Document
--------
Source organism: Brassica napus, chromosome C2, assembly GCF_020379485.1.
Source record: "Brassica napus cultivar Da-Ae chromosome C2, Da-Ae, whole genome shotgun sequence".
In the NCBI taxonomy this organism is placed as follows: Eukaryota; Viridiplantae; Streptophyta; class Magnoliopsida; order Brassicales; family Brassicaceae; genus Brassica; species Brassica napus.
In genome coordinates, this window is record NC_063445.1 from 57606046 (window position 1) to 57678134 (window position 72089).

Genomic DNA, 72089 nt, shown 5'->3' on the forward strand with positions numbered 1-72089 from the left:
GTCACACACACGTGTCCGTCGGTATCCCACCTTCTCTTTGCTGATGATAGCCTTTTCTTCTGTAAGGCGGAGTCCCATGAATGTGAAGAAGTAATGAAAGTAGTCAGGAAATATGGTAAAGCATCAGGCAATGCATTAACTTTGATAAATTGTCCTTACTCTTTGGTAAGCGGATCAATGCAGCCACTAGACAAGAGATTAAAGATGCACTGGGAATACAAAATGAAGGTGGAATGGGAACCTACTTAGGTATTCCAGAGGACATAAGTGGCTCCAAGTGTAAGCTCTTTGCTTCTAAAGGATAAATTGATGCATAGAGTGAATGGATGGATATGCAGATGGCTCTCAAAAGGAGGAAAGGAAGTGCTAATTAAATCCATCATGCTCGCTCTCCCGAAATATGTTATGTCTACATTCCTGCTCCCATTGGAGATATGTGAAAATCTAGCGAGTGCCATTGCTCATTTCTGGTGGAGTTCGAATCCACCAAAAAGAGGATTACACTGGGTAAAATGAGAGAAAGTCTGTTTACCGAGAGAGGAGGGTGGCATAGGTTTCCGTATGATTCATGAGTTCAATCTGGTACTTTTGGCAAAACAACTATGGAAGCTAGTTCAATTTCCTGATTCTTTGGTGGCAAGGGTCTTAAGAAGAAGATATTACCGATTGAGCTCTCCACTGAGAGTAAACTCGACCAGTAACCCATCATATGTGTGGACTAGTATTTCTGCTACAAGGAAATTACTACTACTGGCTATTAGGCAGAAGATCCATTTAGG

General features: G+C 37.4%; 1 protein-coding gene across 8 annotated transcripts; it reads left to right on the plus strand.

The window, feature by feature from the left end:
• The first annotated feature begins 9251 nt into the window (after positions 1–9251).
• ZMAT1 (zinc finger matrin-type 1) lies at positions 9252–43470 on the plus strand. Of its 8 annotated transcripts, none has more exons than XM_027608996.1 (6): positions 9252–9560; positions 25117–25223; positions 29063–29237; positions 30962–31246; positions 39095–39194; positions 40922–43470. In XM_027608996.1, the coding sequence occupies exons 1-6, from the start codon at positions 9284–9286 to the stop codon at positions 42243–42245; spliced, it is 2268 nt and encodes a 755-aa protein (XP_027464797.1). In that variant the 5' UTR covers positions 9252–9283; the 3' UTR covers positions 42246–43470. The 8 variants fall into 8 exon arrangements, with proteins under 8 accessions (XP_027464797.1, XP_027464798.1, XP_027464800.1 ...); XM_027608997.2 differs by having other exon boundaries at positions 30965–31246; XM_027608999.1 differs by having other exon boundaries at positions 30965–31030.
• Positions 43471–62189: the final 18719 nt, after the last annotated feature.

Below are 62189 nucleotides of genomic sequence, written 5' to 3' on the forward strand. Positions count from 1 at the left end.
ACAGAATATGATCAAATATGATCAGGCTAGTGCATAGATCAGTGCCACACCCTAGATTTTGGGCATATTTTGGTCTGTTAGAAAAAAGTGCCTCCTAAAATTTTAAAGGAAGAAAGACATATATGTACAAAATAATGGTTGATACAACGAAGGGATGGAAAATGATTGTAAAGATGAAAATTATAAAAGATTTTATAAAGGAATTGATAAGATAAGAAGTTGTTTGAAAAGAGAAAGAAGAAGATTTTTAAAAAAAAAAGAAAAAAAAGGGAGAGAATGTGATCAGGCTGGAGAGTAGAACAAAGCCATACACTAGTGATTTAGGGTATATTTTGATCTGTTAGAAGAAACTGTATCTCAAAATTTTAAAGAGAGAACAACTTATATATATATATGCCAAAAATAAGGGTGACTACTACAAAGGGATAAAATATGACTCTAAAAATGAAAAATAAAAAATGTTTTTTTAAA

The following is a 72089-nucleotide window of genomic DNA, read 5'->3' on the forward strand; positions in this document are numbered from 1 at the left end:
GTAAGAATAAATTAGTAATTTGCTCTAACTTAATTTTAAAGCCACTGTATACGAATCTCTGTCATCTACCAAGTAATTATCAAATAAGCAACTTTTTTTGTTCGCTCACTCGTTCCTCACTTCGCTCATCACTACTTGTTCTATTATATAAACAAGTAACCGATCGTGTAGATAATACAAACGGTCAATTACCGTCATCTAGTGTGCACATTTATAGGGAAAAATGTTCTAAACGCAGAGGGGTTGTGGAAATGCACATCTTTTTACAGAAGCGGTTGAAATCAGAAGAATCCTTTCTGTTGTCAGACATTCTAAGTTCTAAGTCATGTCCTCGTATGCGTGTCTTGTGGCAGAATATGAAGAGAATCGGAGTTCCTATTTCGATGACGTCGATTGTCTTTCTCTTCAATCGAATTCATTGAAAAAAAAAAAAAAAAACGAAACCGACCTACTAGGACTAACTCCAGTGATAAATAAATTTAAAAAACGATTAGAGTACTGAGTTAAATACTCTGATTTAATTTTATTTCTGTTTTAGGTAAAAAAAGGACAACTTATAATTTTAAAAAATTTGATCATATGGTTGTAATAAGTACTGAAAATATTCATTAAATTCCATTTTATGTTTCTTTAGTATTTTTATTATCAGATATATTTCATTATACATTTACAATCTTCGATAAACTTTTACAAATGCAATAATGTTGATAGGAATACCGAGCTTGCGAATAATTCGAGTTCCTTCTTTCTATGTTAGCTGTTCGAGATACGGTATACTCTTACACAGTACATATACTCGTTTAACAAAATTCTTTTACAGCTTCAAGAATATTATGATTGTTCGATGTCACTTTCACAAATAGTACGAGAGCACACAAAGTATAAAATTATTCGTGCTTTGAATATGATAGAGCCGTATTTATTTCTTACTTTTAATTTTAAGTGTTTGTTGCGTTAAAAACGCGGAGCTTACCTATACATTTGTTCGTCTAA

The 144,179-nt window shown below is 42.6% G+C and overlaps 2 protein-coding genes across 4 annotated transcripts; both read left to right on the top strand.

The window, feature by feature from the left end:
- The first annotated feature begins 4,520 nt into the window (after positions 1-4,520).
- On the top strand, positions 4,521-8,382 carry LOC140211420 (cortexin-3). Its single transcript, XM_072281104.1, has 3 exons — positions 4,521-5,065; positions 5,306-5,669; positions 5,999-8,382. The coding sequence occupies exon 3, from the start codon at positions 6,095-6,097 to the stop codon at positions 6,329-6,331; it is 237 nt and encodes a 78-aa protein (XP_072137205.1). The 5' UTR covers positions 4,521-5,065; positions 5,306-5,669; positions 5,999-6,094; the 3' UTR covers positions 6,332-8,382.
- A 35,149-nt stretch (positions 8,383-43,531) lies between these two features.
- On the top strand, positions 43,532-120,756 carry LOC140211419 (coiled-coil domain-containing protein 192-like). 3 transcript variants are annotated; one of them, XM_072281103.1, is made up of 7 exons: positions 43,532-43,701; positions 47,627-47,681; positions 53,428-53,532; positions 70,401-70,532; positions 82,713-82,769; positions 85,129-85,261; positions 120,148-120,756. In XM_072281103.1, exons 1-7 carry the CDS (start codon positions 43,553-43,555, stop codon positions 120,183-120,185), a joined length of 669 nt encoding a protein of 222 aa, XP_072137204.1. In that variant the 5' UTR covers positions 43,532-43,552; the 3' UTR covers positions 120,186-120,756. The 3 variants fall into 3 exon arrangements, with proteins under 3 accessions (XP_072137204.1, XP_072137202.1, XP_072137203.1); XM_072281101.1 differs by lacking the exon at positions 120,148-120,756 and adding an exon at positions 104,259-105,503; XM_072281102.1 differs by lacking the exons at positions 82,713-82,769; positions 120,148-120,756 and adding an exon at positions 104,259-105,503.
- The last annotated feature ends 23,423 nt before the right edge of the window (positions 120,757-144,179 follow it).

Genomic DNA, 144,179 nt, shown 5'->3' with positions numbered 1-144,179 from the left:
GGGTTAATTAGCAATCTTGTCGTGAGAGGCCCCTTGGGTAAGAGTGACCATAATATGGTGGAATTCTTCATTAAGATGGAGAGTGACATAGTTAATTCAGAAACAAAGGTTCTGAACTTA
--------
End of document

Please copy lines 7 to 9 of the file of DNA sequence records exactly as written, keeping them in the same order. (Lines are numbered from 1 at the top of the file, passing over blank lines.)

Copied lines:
General features: G+C 37.4%; 1 protein-coding gene across 8 annotated transcripts; it reads left to right on the plus strand.

The window, feature by feature from the left end:
• The first annotated feature begins 9251 nt into the window (after positions 1–9251).